JULY 6, 2016
Wolff to meet Mercedes drivers on Thursday
Toto Wolff will sit with Mercedes' two drivers to decide the next steps after their Austria run-in -- whether Lewis Hamilton wants to or not.
That is the claim of team chairman and F1 legend Niki Lauda, after the German newspaper Bild quoted Hamilton as saying he had no intention of discussing the matter as "There is nothing to discuss".
But when asked by Osterreich newspaper about Hamilton's apparent refusal, Lauda said: "Toto Wolff will sit with them both. This nonsense must stop."
The big risk for F1 is that, as a result of Wolff's meeting with the drivers, Mercedes might decide to put a stop to the free racing policy, imposing a rule that drivers must hold position.
"We need to let them race," F1 supremo Bernie Ecclestone told The Times.
"Imagine if we get to the final race of the season and one is told they can't overtake and that decides the championship? It's not good for formula one and it won't be good for Mercedes either," he added.
However, even Lauda - a staunch racing 'purist' - is coming around to the idea that Hamilton and Rosberg might need to have their racing freedoms curtailed.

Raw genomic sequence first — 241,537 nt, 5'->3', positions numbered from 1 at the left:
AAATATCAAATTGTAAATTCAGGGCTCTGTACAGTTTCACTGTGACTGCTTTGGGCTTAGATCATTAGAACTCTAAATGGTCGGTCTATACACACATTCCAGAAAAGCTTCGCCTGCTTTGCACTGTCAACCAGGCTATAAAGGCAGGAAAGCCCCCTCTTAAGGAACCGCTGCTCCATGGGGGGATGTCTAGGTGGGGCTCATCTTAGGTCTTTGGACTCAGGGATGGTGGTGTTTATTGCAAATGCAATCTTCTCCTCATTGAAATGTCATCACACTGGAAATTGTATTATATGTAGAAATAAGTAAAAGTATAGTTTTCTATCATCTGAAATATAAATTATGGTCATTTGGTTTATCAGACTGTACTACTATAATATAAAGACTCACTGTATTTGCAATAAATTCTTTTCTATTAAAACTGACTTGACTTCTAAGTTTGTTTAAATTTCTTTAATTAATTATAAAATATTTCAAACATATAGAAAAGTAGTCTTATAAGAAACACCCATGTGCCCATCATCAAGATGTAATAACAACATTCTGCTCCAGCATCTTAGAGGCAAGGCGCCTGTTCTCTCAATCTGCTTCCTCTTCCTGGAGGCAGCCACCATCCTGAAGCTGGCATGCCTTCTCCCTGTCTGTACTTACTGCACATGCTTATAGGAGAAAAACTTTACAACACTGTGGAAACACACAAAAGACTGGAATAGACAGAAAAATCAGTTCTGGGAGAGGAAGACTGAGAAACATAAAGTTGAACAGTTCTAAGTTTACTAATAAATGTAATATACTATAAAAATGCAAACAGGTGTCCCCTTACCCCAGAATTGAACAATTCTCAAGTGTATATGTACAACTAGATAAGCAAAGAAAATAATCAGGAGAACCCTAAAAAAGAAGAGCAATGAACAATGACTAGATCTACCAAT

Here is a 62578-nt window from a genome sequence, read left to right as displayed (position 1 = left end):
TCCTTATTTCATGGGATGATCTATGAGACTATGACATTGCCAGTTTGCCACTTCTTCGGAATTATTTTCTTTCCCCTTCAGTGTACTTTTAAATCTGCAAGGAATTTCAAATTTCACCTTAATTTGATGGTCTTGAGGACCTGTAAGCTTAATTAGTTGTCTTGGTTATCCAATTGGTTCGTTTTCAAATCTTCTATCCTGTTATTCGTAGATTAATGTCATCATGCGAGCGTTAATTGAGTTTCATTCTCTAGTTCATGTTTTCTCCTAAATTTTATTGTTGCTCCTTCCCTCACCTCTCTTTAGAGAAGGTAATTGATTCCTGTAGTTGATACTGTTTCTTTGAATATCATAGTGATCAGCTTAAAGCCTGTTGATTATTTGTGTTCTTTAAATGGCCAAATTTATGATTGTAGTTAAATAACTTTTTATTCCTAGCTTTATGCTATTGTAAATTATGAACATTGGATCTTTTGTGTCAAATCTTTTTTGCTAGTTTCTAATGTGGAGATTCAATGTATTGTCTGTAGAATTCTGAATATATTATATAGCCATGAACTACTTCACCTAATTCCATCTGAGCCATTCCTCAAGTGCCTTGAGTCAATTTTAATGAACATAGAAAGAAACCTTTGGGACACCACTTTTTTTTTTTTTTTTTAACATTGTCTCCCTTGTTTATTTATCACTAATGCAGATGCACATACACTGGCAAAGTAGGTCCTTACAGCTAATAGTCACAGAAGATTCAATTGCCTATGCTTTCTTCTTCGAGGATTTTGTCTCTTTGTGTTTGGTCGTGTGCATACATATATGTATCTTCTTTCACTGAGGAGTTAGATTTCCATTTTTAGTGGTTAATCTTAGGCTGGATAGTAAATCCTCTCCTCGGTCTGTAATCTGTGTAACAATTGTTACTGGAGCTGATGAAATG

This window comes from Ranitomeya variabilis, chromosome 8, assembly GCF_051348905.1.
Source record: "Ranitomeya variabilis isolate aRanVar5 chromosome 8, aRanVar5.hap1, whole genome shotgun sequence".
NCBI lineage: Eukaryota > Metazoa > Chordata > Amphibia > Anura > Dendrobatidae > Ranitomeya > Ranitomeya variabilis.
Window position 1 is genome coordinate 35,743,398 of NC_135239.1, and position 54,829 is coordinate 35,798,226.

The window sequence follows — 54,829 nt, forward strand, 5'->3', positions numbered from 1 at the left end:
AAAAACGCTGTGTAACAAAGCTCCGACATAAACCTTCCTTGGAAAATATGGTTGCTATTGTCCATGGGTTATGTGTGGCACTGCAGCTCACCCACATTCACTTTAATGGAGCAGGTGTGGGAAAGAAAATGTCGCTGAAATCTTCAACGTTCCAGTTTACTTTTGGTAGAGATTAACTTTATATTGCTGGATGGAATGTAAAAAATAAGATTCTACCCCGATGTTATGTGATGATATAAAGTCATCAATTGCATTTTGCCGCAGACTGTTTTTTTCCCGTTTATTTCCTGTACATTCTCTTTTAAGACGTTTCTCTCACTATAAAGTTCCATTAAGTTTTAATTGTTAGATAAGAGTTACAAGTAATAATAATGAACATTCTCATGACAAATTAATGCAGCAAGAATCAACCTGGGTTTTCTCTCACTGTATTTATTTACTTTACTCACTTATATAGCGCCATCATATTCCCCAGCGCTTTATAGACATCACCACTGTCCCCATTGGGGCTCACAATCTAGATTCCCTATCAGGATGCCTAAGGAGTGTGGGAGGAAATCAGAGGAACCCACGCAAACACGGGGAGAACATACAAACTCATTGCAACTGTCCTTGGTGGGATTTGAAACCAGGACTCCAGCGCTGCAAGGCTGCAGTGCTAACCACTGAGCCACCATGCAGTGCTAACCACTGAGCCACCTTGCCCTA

"We want to be world champion with two top drivers, but the championship must be won without accidents," he said.
"Lewis will not give up, neither will Nico, and logically there is a crash. This is unacceptable," said Lauda.
"I would expect from two adult and intelligent drivers that they manage to do it without accident.
"Toto is talking with Lewis and Nico on Thursday. We want them to race freely, but if it doesn't work and you add up the two and half accidents in Barcelona, Montreal and Spielberg, re must reserve all the steps."
Lauda told Bild newspaper that he thinks the latest saga is predominantly Rosberg's fault.
"For two years he was more reasonable, now he wants to be world champion and goes flat out. But he may not engage in such actions as Spielberg when he wants to be world champion.
"As a racer he must ask himself 'Am I a world champion or a crash driver?'. He should think of his father, Keke, who was world champion with only one win.
"It must be that the drivers can switch on their brains in such a situation," he added.
"Toto and I are working on a new concept that is better for all. But this much is already clear: a new crash between the two is no longer accepted. We will tell the drivers that clearly before Silverstone."